Our chapter on public opinion explains that the wording of surveys can have a big impact on the results. The Pew Research Center recently drove this point home with an experiment:
To better understand how the manner in which the government’s surveillance program is described affects public evaluations, the Pew Research Center conducted a question wording experiment in a national telephone survey fielded between July 11 and 21, 2013 among 2,002 adults. The survey respondents were asked whether they would favor or oppose a government data collection program, but the wording of four elements of the program were described differently to different groups of respondents. These are: whether metadata or content is being collected; whether phone calls or emails are being monitored; whether the program has court approval; and whether the program is part of anti-terrorism efforts.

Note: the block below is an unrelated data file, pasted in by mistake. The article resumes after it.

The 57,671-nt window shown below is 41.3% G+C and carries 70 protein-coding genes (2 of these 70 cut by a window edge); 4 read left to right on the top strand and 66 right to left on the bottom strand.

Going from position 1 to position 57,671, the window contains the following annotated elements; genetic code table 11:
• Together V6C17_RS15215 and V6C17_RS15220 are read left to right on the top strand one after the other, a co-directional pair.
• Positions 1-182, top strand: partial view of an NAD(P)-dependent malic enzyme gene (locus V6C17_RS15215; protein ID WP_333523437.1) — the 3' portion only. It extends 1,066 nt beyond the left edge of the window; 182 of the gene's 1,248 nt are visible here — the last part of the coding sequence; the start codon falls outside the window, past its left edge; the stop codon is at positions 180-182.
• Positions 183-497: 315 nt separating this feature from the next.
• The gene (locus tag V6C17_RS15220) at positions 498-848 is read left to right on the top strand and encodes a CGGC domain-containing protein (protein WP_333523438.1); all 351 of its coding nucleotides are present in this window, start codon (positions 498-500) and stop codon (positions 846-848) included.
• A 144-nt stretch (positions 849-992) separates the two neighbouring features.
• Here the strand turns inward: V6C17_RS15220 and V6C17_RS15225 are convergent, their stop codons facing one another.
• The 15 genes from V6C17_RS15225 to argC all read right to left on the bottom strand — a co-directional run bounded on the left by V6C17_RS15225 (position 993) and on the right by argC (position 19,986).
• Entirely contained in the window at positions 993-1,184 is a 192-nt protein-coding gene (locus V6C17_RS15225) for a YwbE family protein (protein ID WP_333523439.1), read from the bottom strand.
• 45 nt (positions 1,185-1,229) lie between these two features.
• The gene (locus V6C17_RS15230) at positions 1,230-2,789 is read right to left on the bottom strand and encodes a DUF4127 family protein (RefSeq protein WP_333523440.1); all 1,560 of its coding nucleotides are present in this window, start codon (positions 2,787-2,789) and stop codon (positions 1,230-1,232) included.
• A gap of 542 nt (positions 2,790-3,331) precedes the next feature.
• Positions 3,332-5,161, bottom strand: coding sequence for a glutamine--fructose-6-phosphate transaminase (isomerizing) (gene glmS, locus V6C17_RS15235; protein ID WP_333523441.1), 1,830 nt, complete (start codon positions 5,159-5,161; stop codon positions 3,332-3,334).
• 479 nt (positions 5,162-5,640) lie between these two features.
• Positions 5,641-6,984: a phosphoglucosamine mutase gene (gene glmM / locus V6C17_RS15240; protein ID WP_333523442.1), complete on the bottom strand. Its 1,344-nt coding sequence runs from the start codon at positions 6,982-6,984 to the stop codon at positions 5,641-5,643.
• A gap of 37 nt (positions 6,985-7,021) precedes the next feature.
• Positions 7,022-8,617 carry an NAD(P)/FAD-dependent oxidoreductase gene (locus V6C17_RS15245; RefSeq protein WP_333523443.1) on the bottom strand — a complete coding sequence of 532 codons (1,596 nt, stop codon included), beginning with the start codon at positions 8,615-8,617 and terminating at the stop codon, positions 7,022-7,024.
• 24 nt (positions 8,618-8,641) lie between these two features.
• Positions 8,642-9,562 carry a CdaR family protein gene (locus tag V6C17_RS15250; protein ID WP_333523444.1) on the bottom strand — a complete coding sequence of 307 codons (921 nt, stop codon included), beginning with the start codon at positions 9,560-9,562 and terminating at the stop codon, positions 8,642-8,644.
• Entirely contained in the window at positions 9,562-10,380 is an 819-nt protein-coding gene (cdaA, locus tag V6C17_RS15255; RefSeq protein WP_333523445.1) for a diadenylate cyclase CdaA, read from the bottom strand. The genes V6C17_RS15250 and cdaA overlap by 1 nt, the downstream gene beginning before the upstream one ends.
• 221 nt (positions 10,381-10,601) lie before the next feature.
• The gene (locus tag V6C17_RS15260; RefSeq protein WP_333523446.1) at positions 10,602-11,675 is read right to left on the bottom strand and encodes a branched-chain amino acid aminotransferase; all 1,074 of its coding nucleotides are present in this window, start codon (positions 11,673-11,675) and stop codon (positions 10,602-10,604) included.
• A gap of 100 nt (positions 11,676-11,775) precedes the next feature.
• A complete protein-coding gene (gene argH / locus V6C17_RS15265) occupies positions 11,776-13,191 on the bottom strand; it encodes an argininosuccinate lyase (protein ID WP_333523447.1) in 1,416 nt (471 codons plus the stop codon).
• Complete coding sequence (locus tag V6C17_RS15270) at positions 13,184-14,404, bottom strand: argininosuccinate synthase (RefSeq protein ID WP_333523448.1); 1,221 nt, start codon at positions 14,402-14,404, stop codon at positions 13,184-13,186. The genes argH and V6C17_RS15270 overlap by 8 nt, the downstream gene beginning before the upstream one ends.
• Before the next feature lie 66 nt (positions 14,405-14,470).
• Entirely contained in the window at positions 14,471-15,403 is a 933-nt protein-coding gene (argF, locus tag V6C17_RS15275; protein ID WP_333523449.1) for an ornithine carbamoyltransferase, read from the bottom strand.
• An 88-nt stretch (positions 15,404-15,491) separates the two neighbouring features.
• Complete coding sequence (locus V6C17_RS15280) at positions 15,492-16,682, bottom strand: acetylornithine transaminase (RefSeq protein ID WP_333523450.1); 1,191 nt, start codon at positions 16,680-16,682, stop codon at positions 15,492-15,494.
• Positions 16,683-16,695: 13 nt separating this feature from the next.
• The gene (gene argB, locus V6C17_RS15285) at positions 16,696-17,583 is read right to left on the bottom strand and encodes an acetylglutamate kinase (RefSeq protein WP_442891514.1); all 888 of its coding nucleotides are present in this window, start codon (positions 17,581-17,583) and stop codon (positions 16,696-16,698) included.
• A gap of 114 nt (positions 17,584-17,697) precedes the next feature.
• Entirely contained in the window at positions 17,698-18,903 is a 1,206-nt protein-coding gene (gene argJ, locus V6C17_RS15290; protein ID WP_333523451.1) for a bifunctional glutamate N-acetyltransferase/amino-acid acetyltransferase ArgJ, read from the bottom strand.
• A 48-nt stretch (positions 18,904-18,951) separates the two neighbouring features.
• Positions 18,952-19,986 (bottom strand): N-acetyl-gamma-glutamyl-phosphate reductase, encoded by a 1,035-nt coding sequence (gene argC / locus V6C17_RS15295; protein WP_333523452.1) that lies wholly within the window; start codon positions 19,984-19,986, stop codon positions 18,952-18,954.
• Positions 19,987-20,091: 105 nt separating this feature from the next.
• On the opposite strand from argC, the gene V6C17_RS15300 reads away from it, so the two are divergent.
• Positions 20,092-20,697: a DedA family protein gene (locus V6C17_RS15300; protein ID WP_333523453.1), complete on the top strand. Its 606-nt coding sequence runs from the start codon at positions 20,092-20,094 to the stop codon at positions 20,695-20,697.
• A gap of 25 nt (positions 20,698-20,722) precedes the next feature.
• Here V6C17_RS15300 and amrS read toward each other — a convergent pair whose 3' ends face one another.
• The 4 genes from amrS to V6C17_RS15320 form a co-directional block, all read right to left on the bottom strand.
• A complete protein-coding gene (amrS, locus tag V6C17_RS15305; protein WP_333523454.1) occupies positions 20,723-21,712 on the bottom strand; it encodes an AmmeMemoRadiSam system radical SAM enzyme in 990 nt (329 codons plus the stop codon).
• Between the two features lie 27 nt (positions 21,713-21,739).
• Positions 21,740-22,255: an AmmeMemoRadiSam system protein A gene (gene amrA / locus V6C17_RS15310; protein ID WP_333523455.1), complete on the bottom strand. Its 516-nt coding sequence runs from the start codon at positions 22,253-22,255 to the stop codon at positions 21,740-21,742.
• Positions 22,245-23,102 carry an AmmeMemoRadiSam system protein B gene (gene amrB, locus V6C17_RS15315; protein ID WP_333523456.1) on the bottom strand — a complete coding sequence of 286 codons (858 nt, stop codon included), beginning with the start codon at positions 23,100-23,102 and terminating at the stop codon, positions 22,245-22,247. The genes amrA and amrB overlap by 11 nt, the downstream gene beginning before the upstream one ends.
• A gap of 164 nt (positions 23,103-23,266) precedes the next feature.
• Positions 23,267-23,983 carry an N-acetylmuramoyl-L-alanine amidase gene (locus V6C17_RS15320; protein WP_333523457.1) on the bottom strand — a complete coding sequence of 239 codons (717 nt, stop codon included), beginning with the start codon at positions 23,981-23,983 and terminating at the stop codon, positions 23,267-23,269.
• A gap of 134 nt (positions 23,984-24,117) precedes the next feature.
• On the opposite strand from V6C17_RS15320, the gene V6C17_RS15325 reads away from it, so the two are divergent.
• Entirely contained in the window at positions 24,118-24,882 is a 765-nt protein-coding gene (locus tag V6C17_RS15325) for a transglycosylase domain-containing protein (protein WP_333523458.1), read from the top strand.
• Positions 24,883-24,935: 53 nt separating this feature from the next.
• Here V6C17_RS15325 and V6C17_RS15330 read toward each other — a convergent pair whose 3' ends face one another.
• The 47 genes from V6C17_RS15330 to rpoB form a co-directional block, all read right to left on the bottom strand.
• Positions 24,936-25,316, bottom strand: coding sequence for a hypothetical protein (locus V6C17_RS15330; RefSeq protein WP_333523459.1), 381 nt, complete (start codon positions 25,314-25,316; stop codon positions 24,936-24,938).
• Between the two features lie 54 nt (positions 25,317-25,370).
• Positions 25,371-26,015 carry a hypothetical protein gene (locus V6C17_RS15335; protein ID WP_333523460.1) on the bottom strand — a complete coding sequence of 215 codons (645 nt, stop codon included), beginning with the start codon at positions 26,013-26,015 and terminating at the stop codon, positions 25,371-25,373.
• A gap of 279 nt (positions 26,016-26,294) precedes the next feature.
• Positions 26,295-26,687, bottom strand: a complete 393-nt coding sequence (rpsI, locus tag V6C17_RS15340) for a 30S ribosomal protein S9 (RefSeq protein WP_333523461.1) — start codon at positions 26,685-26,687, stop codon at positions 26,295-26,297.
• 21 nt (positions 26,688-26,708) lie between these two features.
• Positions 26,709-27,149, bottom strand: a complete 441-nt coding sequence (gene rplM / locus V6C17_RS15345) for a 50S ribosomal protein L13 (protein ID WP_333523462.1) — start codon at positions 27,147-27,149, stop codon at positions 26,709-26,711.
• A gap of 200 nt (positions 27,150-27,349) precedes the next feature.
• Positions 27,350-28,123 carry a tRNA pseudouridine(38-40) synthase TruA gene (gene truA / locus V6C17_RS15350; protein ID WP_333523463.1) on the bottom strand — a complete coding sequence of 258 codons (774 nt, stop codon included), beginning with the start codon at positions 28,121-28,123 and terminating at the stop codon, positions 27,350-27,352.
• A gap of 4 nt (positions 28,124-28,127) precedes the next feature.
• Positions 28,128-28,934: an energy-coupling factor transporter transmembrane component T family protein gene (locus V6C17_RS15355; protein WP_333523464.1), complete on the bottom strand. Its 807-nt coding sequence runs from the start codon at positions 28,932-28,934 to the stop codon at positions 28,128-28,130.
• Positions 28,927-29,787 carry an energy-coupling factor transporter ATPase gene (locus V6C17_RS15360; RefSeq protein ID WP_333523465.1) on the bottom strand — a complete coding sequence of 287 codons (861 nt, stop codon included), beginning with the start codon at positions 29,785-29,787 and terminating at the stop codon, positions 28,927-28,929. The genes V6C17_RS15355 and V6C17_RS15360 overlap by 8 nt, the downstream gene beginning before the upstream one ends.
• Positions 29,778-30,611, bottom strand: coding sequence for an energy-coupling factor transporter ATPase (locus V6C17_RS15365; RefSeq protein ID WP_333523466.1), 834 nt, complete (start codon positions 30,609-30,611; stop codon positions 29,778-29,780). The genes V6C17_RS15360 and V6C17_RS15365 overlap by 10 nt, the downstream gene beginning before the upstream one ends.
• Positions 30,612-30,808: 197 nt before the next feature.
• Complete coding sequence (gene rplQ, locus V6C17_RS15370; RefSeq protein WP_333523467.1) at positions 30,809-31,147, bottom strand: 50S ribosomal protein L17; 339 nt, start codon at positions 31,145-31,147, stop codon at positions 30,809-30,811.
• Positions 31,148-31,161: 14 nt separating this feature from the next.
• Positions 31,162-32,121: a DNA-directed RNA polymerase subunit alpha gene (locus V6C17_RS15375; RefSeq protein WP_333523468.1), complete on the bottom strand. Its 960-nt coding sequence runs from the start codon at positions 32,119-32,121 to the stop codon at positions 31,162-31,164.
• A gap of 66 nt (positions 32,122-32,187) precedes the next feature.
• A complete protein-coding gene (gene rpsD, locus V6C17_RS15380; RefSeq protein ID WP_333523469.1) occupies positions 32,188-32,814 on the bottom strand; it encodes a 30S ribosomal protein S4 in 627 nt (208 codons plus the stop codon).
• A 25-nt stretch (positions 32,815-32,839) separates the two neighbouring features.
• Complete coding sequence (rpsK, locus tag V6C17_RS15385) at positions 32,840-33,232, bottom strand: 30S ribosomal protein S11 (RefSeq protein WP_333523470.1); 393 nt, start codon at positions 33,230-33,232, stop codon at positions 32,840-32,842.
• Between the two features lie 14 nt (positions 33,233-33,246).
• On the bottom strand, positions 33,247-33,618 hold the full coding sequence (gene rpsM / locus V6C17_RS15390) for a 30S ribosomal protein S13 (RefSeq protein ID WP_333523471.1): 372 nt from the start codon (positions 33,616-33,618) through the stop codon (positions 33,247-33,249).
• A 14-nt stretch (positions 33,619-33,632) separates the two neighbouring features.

Mentioning the role of courts and describing the program as part of anti-terrorism efforts each had a substantial effect on public sentiment. Among the roughly 1,000 respondents who heard the government surveillance program described as occurring “with court approval,” support was 12 points higher than among the other 1,000 who heard no mention of courts. This is consistent with the findings of a separate Pew Research Center survey, which found that people’s impressions of whether or not there is adequate court oversight of the program are more strongly linked to overall support an opposition than are other perceptions.